What are the different types of insurance that individuals typically cary?
– Comprehensive and Collision
These are the two of the most common policies carried by drivers. Let’s talk about what each of them mean. First, liability coverage is the bare minimum that is required by most states. Liability coverage will pay for bodily injury and property damage to others. So if you are involved in an accident and you are at fault, liability coverage will pay for another person’s injuries, up to your limit. Property damage is also covered by this type of policy. This means that if you damage another person’s property (their car for example), property damage liability will help pay for repairs. Comprehensive coverage on the other hand covers much more. Although it is optional, most auto loans will require comprehensive coverage, more commonly known as “full coverage”. Instances that are covered under this policy could include a cracked windshield, hitting a deer, car theft, car vandalism, etc. It also covers you if you are involved in an auto accident and will help repair your vehicle up to the limits of your policy.
Let’s talk about some extra coverages that are available to you:
Medical Payments Coverage –
More commonly known as “Med Pay”, this is an additional coverage that is most likely available to you through your insurance provider. Think of it as the auto insurance company covering the gaps that your health insurance does not cover. If you are in an accident and need to head to the ER by ambulance or medivac, these are not typically covered by health insurance, but are almost always covered by med pay. Although this is not mandatory, it is smart to have some coverage as it is pretty cost effective and covers you on the back end if an accident results in a hospital visit, emergency especially.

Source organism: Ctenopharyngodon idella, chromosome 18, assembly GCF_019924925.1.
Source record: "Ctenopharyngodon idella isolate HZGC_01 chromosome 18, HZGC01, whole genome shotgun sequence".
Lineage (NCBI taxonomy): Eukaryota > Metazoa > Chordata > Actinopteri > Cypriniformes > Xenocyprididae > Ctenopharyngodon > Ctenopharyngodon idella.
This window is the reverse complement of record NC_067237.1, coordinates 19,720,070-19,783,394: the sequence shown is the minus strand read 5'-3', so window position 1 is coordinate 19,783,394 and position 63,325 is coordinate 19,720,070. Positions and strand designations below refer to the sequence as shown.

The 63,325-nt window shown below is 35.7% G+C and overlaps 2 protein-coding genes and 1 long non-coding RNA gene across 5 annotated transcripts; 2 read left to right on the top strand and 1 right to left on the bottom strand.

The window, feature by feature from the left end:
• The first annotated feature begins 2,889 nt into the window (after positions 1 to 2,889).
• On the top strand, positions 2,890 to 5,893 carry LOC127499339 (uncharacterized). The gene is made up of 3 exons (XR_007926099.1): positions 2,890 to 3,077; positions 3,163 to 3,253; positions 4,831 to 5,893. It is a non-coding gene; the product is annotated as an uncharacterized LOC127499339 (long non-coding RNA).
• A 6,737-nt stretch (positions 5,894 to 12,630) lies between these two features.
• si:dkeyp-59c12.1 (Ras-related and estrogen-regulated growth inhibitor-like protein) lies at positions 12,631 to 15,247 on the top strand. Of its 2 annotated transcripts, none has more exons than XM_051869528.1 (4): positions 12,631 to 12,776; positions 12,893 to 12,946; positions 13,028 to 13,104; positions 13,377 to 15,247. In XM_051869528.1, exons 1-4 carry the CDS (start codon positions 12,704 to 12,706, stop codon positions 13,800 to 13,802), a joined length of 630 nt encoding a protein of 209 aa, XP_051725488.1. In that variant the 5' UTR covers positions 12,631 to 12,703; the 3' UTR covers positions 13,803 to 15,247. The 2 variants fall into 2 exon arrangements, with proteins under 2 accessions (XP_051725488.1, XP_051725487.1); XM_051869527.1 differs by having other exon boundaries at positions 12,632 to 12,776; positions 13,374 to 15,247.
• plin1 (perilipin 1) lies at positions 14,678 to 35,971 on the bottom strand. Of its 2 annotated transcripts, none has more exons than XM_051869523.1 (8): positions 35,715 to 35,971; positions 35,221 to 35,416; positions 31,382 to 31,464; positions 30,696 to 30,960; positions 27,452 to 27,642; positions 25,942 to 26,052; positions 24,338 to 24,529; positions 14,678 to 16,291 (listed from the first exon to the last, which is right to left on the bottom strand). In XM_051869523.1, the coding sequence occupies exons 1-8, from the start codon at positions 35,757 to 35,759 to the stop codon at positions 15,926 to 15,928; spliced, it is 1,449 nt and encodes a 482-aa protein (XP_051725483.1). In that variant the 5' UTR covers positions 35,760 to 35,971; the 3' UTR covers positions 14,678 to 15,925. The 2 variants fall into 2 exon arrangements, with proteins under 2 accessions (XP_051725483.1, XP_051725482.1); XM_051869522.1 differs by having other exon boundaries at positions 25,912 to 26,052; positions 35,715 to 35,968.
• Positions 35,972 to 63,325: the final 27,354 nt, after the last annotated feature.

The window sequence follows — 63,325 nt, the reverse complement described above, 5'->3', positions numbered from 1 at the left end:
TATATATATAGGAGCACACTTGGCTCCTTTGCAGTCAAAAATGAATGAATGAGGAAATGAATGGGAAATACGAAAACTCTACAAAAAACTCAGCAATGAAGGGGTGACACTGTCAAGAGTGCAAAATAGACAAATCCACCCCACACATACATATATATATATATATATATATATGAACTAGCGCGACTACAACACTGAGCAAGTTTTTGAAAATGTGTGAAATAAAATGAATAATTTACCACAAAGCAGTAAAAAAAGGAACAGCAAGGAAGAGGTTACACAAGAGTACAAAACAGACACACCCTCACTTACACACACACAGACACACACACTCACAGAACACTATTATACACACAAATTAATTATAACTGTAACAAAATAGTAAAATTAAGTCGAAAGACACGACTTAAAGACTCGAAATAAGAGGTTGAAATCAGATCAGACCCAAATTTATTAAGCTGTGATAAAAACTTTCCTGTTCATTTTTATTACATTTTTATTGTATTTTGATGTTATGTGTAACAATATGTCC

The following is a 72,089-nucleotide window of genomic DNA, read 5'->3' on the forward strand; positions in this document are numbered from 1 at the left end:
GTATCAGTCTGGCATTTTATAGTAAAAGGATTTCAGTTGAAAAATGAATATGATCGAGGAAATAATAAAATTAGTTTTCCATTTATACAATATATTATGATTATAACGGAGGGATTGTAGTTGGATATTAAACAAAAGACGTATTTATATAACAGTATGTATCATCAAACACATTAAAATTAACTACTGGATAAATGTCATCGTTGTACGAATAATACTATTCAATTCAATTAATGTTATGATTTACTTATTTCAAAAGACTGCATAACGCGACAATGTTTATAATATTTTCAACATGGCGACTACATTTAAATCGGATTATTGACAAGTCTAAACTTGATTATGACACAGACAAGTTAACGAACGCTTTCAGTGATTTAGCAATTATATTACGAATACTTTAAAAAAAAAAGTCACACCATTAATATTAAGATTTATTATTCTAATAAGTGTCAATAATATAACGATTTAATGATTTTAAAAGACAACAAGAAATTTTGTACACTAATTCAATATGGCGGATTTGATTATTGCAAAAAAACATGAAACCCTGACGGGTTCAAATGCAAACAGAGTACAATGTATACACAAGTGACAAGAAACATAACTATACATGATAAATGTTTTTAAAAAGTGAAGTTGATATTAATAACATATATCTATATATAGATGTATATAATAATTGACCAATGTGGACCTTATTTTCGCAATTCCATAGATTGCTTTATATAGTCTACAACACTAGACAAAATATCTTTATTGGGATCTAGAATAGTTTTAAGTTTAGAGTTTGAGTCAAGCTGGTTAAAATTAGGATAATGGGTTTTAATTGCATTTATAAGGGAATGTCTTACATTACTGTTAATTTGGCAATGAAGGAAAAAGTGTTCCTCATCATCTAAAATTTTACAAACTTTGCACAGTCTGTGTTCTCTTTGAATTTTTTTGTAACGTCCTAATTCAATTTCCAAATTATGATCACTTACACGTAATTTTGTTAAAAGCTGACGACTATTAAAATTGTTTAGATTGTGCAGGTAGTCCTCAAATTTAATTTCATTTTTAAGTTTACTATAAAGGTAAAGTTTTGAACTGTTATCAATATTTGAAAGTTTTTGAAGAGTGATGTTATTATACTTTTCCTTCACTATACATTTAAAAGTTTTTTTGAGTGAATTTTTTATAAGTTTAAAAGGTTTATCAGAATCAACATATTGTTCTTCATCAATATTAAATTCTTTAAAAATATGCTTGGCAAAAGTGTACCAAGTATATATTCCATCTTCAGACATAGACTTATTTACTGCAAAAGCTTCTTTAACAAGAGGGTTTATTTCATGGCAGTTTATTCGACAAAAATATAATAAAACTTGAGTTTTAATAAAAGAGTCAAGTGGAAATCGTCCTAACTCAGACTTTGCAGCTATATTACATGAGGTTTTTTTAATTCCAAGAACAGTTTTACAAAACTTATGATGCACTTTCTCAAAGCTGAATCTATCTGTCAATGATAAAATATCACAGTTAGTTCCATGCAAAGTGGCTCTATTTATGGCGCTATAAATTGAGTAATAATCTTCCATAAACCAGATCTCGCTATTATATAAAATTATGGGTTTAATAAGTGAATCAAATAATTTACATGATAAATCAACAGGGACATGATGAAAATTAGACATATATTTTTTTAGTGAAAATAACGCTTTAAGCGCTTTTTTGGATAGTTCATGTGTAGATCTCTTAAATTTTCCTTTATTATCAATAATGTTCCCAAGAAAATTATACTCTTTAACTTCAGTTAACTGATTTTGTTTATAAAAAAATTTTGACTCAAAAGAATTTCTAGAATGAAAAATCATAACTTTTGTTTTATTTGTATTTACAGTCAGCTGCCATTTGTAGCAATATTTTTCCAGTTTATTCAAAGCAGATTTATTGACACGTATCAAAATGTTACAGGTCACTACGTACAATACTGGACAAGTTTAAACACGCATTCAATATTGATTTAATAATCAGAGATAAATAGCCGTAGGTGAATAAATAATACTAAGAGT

Uninsured Motorists Coverage –
In this instance, the insurance company will cover the gap if you are involved in an accident with someone who does not have any insurance.
Underinsured Motorists Coverage –
This type of policy covers you if you are in an accident and the other party involved is “underinsured”, meaning they don’t have coverage to cover the damages. This is not mandatory but a good idea to have as a good percentage of drivers have liability only and the limits are almost always too low to cover the damages.
If you’d like to know anything else about these types of policies, what they cost, and if they are available to you, just contact your insurance agent to get more details. In any instance, it is better to be over protected than not at all!
Check out our roundtable discussion of this topic –